Security experts believe that NGOs are seen as western propaganda campaigners promoting secular values and modern norms, which contradict the Taliban’s version of Islam.
“Attacks on and abductions of international aid workers have been going on since the rule of the Afghan Taliban and this thing has travelled across the border to FATA based militant groups,” said Abdul Basit, a senior analysts at the Singapore-based International Center for Political Violence and Terrorism (ICPVTR).
[box9]He said the recent increase in attacks on polio vaccination teams and national and international aid workers comes in the wake of the involvement of health workers in a CIA campaign to collect blood samples to track down the Bin Laden family living in Abbottabad. “Their kidnappings are for the sake of ransom money and because of suspicions that they are spies or informers of foreign intelligence agencies disguised as aid workers,” Basit said.
Kidnapping is one tool militants use to raise money. Militants looking for large payoffs have been abducting mostly foreign aid workers, wealthy industrialists and academics. The other two key motives behind the abduction of foreign aid workers are media attention and prisoner swaps, according to a source associated with the Tehrik-e-Taliban Pakistan.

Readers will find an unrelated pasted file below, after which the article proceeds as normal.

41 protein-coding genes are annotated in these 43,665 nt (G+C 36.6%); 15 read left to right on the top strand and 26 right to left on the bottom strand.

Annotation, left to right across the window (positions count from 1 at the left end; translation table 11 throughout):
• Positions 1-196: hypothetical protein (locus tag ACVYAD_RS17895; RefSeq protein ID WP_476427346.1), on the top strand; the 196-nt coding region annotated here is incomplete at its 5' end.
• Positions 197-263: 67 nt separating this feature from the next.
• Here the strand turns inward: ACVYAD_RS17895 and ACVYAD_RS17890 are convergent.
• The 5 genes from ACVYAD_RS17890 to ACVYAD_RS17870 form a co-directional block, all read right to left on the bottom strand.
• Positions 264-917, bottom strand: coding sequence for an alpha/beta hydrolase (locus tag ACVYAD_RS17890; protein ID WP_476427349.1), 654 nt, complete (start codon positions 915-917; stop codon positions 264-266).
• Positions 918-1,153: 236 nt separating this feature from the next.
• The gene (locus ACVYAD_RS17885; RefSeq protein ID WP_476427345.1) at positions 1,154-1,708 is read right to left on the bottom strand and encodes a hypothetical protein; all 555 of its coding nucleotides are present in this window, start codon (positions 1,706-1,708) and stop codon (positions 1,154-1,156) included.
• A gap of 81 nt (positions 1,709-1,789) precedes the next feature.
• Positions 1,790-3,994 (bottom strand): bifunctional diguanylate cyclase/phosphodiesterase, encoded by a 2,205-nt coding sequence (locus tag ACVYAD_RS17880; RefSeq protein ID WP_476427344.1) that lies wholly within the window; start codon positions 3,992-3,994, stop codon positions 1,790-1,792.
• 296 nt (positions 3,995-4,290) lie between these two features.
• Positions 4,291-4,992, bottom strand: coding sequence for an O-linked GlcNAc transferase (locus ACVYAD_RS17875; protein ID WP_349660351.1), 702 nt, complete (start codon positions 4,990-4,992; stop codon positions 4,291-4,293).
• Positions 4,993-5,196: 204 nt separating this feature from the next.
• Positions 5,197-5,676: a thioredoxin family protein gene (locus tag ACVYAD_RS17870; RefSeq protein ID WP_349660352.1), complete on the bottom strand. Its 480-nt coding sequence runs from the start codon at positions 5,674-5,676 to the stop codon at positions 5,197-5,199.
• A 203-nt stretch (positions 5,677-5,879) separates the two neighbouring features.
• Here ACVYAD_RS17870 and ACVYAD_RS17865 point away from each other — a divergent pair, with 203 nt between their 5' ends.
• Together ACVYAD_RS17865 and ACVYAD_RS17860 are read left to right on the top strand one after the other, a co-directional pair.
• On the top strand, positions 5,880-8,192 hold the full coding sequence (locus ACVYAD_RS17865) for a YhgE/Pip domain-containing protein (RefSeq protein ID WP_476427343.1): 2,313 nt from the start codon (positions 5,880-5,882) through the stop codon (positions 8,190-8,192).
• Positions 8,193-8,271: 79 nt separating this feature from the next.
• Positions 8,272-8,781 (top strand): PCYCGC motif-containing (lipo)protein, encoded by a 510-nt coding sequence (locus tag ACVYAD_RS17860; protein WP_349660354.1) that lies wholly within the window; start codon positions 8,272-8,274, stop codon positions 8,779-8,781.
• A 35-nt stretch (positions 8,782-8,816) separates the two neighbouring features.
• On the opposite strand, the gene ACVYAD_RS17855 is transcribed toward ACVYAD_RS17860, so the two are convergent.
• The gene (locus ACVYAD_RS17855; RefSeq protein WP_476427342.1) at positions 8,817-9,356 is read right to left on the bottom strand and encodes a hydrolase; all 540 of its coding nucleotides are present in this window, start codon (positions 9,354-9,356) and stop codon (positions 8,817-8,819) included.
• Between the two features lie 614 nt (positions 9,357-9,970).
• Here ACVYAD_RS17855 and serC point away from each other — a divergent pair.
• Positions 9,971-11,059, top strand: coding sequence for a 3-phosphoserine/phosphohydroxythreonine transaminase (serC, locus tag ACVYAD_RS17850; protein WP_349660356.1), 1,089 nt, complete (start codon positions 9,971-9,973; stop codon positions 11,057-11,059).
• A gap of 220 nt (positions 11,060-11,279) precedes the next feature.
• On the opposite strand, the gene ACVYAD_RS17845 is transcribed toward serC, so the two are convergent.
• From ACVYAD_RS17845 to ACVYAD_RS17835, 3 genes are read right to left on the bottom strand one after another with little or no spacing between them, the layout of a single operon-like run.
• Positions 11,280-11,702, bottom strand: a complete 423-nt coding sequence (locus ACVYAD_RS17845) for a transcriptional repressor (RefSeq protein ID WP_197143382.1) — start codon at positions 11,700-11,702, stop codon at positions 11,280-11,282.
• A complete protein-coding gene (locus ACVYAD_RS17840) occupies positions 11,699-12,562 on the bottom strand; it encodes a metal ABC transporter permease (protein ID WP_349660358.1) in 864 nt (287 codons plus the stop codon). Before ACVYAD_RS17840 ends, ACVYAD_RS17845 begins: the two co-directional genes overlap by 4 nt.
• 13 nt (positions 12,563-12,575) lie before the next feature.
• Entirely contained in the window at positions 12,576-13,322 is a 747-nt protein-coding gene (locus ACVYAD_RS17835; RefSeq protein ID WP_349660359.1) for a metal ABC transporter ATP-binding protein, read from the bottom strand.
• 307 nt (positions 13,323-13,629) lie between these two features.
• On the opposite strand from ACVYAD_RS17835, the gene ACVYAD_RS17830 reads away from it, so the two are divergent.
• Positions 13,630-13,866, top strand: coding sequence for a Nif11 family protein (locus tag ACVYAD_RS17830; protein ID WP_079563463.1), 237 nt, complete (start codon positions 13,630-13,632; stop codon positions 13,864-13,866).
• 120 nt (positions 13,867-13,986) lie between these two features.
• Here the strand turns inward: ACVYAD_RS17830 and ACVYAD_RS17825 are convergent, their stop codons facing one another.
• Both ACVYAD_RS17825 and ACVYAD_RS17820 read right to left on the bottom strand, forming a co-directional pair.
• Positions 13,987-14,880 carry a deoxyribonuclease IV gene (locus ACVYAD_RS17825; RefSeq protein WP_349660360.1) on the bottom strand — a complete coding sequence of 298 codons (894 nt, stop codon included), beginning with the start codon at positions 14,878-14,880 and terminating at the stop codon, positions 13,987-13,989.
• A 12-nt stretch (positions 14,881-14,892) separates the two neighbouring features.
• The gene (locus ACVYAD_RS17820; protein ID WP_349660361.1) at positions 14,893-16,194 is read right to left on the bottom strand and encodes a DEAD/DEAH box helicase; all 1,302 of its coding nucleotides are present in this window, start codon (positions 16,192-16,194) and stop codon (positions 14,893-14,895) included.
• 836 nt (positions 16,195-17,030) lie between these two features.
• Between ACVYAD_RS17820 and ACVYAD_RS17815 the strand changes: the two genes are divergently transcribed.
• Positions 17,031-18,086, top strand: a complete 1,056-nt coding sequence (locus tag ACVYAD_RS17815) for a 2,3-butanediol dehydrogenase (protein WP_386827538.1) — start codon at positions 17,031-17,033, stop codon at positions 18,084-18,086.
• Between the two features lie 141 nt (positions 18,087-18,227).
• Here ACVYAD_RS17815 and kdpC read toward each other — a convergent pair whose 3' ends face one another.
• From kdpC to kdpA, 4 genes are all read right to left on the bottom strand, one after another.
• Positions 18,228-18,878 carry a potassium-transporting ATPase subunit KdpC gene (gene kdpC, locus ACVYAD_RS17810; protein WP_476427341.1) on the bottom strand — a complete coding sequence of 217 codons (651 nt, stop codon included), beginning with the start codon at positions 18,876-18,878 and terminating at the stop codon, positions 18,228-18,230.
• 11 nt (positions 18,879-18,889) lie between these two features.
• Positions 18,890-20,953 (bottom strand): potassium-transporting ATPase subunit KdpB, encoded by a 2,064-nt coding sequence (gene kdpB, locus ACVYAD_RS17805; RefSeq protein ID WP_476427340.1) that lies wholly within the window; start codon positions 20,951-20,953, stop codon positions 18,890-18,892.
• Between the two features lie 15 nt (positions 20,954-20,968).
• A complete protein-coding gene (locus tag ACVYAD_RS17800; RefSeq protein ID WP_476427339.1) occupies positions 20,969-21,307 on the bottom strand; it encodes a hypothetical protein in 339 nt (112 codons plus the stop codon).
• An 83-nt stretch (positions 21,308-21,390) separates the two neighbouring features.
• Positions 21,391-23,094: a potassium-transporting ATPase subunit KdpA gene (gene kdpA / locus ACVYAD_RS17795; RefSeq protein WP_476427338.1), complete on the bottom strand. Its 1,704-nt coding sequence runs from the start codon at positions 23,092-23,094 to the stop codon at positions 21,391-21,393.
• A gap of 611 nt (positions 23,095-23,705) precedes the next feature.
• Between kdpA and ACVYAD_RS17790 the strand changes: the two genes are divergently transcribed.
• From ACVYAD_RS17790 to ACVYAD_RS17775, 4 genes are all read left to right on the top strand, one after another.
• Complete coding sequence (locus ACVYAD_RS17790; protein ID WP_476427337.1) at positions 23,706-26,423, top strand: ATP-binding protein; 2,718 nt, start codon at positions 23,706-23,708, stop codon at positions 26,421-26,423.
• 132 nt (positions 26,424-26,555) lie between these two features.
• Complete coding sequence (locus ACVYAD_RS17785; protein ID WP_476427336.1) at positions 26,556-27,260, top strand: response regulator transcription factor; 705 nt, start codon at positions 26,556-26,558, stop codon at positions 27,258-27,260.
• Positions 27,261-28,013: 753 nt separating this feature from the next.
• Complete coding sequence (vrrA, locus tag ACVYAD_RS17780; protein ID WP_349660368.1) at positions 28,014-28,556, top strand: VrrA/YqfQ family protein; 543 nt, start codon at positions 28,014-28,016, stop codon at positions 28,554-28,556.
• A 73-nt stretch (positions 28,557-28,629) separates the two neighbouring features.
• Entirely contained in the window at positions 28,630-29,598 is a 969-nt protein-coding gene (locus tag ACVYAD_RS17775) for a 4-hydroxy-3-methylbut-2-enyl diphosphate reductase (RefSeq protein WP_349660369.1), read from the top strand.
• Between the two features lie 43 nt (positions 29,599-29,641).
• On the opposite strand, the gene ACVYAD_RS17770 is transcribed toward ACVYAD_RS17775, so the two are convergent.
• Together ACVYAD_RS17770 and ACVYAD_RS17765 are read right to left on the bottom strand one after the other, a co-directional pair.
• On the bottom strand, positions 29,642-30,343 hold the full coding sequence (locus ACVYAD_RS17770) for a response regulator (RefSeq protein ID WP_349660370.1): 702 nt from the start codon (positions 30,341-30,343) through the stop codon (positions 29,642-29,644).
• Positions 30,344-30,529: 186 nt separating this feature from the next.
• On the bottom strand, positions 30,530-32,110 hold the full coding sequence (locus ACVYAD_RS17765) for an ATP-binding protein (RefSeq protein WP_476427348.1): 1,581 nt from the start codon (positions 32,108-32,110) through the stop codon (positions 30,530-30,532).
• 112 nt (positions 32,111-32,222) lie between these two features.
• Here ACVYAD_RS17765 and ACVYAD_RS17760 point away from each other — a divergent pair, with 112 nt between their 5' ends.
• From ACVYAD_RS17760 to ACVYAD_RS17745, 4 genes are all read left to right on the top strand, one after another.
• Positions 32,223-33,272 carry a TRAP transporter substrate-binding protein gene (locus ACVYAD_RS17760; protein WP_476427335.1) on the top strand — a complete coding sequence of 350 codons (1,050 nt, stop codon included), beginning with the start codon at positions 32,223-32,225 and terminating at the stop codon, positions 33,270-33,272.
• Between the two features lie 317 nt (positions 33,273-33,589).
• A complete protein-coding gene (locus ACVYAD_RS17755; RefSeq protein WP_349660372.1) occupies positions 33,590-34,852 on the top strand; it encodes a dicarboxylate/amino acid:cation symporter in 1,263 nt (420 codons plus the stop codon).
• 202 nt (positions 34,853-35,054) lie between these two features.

The new wave of violence is causing humanitarian groups to reconsider their presence in Pakistan. In December 2012, the UN Children’s Fund (UNICEF) and the World Health Organization (WHO) suspended their anti-polio vaccination campaign after nine workers were killed in attacks in Karachi and Khyber Pakhtunkhwa. The ICRC on May 10 announced the suspension of some of its projects after the killing of Dale. Such decisions would deprive local communities of the much needed social services and development initiatives, Pakistani development experts say.
A recent report by the Pakistan Humanitarian Forum (PHF), an umbrella organization for over 40 NGOs engaged in relief work, states that “from January to September 2012, a reduction of 60 international aid workers was observed across INGOs associated with the PHF”. The reasons, according to them, was not obtaining visas in time.
Various governmental bodies are known to harass aid professionals, restricting their movement and limiting visas, fearing that spies lurk among them. Government officials say they restrict the movement of foreign aid workers for security reasons. “When an international aid worker is injured, killed or abducted in Pakistan, it becomes a humiliation for the government and creates severe problems for law enforcement agencies,” an official in the Khyber Pakhtunkhwa home department said. He said that might be a reason behind the reluctance in issuing visas to foreign aid workers.
Many aid organizations have instituted strict security protocols for their staff. For example, aid workers simply do not travel at night, and they stay out of areas that have high risks.